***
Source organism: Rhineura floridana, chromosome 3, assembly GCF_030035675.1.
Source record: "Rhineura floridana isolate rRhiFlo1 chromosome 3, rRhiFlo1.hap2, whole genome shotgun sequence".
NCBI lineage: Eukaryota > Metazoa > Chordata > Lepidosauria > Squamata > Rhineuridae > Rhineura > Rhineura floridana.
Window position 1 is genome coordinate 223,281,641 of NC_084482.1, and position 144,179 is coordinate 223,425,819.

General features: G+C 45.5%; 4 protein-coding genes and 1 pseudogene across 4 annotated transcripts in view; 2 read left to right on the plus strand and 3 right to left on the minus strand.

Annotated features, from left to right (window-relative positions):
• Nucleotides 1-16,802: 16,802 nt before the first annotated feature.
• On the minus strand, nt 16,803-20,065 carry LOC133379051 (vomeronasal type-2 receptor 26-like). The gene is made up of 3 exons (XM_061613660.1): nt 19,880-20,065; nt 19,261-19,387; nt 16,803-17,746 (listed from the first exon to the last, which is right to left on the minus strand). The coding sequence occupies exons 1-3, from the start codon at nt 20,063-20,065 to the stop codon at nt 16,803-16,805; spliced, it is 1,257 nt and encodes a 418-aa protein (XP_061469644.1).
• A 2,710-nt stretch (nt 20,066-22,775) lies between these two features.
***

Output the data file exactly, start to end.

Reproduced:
Source organism: Rhineura floridana, chromosome 3, assembly GCF_030035675.1.
Source record: "Rhineura floridana isolate rRhiFlo1 chromosome 3, rRhiFlo1.hap2, whole genome shotgun sequence".
NCBI lineage: Eukaryota > Metazoa > Chordata > Lepidosauria > Squamata > Rhineuridae > Rhineura > Rhineura floridana.
Window position 1 is genome coordinate 223,281,641 of NC_084482.1, and position 144,179 is coordinate 223,425,819.

General features: G+C 45.5%; 4 protein-coding genes and 1 pseudogene across 4 annotated transcripts in view; 2 read left to right on the plus strand and 3 right to left on the minus strand.

Annotated features, from left to right (window-relative positions):
• Nucleotides 1-16,802: 16,802 nt before the first annotated feature.
• On the minus strand, nt 16,803-20,065 carry LOC133379051 (vomeronasal type-2 receptor 26-like). The gene is made up of 3 exons (XM_061613660.1): nt 19,880-20,065; nt 19,261-19,387; nt 16,803-17,746 (listed from the first exon to the last, which is right to left on the minus strand). The coding sequence occupies exons 1-3, from the start codon at nt 20,063-20,065 to the stop codon at nt 16,803-16,805; spliced, it is 1,257 nt and encodes a 418-aa protein (XP_061469644.1).
• A 2,710-nt stretch (nt 20,066-22,775) lies between these two features.